This blog is an Oscar Emmanuel Bluth and Lucy Lavinia Macdonald family gathering place - designed to strengthen family bonds, to strengthen individual family members - especially our children, to preserve sacred stories and heritage and to gather family history in an effort to produce a Bluth Family History Book.
Thursday, May 29, 2014
Alexander Findlay Macdonald
Duncan Macdonald was born in the mid 1790’s in the Kintail hamlet of Carr which is located on a hillside overlooking the ancient and Eilean Donan Castle, which is now unoccupied and in ruins. His father was Alexander Macdonald, a tailor, and his mother was Ann Macrae. He was one of five children all born at Carr. (FamilySearch records need to have children added.)
In his teens, about 1820,
an epidemic in Carr caused most of its inhabitants to die and the others evacuated
the village.Duncan went with his older
brother, Farquhar, over the mountain north a few miles to
the village of Camusluinie in the northern Kintail district of Glenelchaig.
There they settled and each married a Macrae girl – sometime in the early 1820’s.Duncan's wife was Margaret Macrae, a
descendant of Macraes who had lived in this area for centuries. Duncan was a
Protestant (Church of Scotland), and Margaret was a Roman Catholic.
Eilean Donan Castle
supported himself operating a whisky still and as a day laborer. A son,
Alexander Findlay Macdonald, was born in Camusluinie on 15 Sep 1825, and a
daughter, Isabella, was born there two years later. Both son and daughter's
christening are recorded in the Kintail Parish Register.
Duncan and Margaret were
desperately poor, and their ancestral home in the highlands offered no hope of
improvement. Seeking employment, the
couple with their two small children moved to the Scottish city of Perth, about
35 miles north of the capital of Edinburgh, in 1829. Relatives had preceded
them and probably helped them get settled. Duncan found work operating a beetling mill
(part of Scotland's textile industry) at Ruthven Mill (Ruthven Mill's name was
later changed to Shepherd's Mill.) Duncan performed the beetling and printing
The family made their home in the mill
itself, and there in 1831 Margaret gave birth to twin daughters, Ann and
Margaret, who both died soon after birth.Later the family moved to the center of Perth and settled in Cutlog
Vennel (they appear in the 1841 census). Duncan continued in the milling trade.
The Macdonald family later
moved to the center of Perth living in a narrow alley named Cutlog Vennel where
Alexander and Isabella grew up.
Cutlog Vennel, Perth
Because the city
dwellers of lowland Scotland looked down on the Highlanders who were flocking to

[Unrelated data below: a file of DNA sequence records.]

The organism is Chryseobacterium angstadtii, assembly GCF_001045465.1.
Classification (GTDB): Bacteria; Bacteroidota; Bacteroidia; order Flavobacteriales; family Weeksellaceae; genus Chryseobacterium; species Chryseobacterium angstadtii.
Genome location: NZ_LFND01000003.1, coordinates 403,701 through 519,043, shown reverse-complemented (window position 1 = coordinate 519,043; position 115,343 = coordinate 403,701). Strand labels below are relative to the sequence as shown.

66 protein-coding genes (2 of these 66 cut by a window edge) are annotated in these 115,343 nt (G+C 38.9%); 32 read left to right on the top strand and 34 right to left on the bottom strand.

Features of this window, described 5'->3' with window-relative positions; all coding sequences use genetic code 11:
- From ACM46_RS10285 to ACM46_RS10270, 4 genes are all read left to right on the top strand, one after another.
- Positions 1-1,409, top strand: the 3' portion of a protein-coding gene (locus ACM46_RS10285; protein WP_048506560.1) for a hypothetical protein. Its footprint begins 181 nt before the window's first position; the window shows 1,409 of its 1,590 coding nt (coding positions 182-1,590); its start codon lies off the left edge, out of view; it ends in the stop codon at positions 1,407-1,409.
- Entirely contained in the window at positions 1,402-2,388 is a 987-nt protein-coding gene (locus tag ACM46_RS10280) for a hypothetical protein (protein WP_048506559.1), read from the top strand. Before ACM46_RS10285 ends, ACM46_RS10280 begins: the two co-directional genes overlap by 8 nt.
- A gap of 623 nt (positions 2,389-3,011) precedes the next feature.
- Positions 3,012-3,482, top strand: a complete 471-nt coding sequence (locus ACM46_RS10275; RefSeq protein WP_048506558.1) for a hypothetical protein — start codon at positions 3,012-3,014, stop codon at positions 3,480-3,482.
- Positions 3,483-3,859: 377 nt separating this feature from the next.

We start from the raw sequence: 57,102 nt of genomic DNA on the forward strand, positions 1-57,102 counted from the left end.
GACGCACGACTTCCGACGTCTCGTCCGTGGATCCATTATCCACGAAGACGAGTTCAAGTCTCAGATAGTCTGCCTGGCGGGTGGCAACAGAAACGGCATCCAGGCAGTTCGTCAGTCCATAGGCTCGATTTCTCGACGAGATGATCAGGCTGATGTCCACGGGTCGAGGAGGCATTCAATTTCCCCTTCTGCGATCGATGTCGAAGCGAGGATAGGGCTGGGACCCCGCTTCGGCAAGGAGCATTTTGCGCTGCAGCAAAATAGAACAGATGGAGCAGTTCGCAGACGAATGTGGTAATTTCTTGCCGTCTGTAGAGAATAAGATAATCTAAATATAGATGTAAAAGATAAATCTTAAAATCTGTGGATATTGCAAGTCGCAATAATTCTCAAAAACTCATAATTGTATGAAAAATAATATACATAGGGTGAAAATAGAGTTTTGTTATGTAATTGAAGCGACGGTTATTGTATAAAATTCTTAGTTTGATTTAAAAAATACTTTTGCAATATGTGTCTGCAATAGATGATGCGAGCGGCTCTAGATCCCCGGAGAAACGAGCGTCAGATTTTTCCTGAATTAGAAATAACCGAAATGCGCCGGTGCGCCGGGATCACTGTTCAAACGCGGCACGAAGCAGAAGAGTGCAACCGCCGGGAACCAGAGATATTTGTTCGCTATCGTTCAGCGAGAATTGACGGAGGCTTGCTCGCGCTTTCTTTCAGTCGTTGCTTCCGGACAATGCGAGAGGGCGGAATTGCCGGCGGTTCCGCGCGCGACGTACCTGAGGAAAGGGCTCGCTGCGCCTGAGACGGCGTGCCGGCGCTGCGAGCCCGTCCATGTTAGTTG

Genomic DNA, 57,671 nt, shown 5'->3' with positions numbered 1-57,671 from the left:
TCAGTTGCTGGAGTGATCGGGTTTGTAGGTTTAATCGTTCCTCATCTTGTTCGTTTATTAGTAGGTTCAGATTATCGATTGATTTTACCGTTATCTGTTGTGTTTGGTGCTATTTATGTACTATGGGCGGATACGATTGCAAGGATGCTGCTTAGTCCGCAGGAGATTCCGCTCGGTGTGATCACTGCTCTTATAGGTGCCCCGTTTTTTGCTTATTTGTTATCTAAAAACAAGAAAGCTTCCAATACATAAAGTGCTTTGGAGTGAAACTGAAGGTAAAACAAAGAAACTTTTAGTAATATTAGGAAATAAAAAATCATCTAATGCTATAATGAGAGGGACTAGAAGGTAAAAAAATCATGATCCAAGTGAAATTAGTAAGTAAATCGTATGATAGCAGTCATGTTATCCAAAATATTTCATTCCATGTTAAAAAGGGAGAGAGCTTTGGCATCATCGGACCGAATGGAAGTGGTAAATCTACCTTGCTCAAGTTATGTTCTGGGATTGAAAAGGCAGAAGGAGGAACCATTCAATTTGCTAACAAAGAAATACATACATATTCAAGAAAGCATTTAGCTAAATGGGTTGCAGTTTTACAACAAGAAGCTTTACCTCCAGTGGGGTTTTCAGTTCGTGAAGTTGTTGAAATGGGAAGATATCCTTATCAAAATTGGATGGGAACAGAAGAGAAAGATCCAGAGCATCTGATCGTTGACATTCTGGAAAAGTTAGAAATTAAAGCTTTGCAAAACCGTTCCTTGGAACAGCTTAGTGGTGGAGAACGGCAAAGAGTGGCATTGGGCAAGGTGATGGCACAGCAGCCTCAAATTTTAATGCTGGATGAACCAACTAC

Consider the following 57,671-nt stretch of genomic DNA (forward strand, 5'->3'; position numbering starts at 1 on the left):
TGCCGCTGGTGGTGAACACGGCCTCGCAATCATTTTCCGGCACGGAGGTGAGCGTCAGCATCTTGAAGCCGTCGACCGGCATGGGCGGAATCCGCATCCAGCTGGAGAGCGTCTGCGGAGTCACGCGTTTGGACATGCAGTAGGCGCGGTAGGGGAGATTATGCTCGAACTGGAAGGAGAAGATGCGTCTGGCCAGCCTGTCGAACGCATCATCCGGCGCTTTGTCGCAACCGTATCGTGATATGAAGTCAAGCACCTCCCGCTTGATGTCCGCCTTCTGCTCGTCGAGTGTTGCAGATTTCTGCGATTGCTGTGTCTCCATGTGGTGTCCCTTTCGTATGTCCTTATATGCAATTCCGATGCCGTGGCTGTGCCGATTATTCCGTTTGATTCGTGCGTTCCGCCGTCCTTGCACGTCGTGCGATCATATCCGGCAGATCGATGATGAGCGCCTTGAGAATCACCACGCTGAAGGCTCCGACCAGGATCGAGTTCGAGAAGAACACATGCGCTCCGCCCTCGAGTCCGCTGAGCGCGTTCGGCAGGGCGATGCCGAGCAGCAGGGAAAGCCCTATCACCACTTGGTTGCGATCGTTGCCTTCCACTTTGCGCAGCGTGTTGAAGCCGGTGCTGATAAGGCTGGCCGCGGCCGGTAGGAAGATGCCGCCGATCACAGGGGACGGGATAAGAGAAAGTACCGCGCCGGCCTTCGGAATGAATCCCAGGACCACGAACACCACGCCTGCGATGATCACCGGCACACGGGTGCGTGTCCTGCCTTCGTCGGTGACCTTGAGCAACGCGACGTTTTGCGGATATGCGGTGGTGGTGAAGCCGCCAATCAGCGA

the cities and considered them uncivilized,Duncan wanted to provide a good education for his children.Duncan and Margaret had ambitions for their dark-haired, dark-eyed son, and saw that he received a good education at King James VI Hospital School. Their sacrifices to do that certainly paid off
in their son, Alexander’s future life, for his education prepared him with leadership
qualities that opened opportunities that truly blessed the Church of Jesus Christ of Latter Day
Saints, as well as his future generations of children and grandchildren.
King James VI Hospital School
On January 2, 1847, Duncan's son was
baptized into The Church of Jesus Christ of Latter-day Saints, and at first
Duncan was furious, beat him, and the heartbroken Alexander left home to work
on the seas. Duncan later forgave his son, and he and his daughter Isabella
later joined the church. His wife Margaret
When Alexander went to serve a church
mission in 1850, Duncan, Margaret, and Isabella moved to Glasgow where
Margaret died in 1853.
In 1854 Duncan immigrated to Utah with
his son Alexander and Alexander's wife Elizabeth Graham. They sailed on the
ship John M. Wood, debarking in New Orleans. They took river steamers up the
Mississippi River, and crossed the plains, arriving October 1, 1854.
The family members all settled in
Springville, Utah, where Duncan later married a Scottish widow, Ann Thomson
Duncan and his new wife
moved to St. George, Utah, when Brigham Young called Alexander to go there to
lead in finishing the St. George Temple.Duncan, his son, and many grandsons all worked on the temple until its
Duncan saw his son become a
great leader and was undoubtedly very proud of him.Duncan died September 12, 1876 in St. George,
Washington County, Utah and is buried in St. George cemetery near many family